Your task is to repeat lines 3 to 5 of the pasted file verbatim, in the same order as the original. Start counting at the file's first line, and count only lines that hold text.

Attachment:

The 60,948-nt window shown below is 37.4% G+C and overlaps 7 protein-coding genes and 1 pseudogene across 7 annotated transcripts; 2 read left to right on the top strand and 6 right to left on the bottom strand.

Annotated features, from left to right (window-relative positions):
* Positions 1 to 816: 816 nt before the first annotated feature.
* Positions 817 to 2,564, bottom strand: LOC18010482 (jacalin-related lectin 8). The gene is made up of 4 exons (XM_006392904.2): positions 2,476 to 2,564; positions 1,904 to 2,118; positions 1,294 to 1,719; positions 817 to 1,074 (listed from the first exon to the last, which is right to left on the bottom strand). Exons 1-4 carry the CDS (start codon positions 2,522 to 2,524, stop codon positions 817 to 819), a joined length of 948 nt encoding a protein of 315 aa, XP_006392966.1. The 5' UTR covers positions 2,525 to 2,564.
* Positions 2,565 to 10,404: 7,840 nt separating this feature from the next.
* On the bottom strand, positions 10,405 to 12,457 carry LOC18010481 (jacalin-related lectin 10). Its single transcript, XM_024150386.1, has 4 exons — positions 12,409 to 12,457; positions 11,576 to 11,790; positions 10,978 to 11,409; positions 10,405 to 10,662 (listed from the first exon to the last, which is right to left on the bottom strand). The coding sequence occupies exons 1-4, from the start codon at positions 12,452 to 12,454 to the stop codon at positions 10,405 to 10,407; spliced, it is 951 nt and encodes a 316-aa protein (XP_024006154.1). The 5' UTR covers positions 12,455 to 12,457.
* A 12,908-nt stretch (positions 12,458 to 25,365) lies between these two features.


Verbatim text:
* Positions 1 to 816: 816 nt before the first annotated feature.
* Positions 817 to 2,564, bottom strand: LOC18010482 (jacalin-related lectin 8). The gene is made up of 4 exons (XM_006392904.2): positions 2,476 to 2,564; positions 1,904 to 2,118; positions 1,294 to 1,719; positions 817 to 1,074 (listed from the first exon to the last, which is right to left on the bottom strand). Exons 1-4 carry the CDS (start codon positions 2,522 to 2,524, stop codon positions 817 to 819), a joined length of 948 nt encoding a protein of 315 aa, XP_006392966.1. The 5' UTR covers positions 2,525 to 2,564.
* Positions 2,565 to 10,404: 7,840 nt separating this feature from the next.